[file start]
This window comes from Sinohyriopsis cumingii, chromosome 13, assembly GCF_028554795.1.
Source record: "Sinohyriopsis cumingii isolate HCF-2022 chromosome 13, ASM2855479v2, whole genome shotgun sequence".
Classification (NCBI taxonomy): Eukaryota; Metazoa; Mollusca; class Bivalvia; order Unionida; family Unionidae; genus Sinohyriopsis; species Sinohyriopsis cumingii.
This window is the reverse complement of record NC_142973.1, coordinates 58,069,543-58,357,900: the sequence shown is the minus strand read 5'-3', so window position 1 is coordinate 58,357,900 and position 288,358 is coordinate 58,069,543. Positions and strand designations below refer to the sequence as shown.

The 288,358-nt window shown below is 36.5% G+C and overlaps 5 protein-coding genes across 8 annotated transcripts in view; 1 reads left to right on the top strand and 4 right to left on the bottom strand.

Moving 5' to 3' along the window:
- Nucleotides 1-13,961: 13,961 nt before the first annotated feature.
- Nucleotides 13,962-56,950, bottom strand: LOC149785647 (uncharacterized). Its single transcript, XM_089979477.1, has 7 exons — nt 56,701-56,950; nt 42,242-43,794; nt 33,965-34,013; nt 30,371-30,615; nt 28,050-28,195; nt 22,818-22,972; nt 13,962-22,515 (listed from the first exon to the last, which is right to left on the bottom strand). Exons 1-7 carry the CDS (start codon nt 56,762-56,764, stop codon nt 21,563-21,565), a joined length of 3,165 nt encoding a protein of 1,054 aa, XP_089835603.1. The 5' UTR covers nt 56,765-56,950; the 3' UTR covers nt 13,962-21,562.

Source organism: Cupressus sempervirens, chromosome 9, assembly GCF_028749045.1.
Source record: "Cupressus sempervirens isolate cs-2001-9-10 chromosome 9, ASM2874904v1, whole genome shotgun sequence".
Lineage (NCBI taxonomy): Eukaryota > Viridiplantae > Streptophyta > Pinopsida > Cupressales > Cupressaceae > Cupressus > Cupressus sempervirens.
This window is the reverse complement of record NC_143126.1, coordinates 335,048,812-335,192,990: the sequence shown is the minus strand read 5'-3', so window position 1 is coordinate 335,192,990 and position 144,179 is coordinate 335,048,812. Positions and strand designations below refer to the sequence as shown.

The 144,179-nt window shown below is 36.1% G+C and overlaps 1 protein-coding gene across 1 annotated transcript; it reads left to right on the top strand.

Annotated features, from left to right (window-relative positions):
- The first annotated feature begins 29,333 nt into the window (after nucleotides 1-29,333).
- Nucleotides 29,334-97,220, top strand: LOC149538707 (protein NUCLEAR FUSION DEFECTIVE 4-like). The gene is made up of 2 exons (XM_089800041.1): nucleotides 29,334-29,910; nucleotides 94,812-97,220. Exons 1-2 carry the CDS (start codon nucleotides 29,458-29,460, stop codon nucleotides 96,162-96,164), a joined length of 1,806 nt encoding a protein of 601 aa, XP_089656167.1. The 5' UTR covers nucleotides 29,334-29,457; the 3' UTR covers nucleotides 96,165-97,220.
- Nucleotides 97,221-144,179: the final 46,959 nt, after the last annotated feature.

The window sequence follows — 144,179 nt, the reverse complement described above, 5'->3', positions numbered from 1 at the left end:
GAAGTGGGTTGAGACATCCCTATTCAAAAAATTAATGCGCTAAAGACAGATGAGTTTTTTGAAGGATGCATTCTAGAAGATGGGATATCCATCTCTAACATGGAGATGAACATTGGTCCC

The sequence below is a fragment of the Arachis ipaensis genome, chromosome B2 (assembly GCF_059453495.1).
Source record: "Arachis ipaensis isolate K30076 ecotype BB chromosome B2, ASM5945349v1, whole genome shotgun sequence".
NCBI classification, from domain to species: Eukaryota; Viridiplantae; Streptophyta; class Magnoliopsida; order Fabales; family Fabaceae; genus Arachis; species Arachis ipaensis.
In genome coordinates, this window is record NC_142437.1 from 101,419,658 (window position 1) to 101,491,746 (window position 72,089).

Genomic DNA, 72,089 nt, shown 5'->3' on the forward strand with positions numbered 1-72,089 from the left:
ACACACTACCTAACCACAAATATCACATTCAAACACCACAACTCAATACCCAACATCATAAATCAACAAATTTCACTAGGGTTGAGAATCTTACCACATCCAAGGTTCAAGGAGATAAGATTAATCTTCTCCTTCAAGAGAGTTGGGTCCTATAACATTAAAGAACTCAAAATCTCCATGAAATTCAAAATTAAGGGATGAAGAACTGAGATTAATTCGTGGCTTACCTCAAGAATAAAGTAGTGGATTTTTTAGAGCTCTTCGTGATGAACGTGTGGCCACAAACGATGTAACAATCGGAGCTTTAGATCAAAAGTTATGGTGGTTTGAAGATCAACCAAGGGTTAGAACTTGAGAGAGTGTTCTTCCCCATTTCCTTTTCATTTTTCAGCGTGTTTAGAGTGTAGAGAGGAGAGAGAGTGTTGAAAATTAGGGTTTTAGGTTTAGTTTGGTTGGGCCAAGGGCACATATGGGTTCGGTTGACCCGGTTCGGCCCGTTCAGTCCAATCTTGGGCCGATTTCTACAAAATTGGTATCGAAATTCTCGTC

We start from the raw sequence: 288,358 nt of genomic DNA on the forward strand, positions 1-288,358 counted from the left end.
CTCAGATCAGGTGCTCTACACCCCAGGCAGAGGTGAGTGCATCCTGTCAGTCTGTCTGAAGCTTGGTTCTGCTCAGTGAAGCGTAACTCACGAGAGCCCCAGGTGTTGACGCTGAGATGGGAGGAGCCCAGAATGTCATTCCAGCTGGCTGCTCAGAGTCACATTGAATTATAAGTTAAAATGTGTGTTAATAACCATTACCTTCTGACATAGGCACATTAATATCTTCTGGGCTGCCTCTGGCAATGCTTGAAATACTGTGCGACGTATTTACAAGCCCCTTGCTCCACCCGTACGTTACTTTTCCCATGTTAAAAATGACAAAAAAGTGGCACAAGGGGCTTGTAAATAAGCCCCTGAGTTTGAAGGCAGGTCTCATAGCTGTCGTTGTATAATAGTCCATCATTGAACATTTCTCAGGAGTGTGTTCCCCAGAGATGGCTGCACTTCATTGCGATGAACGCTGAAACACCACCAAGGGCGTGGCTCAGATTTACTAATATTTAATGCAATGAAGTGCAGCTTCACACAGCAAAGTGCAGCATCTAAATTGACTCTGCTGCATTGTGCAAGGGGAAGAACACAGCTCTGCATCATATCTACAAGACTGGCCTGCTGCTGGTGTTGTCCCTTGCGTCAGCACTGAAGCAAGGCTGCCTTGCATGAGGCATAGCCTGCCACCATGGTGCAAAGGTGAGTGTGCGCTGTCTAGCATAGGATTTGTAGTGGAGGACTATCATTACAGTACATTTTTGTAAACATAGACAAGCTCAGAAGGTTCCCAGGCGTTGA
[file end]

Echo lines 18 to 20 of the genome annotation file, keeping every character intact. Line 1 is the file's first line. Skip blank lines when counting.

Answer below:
The window sequence follows — 144,179 nt, the reverse complement described above, 5'->3', positions numbered from 1 at the left end:
GAAGTGGGTTGAGACATCCCTATTCAAAAAATTAATGCGCTAAAGACAGATGAGTTTTTTGAAGGATGCATTCTAGAAGATGGGATATCCATCTCTAACATGGAGATGAACATTGGTCCC

The sequence below is a fragment of the Arachis ipaensis genome, chromosome B2 (assembly GCF_059453495.1).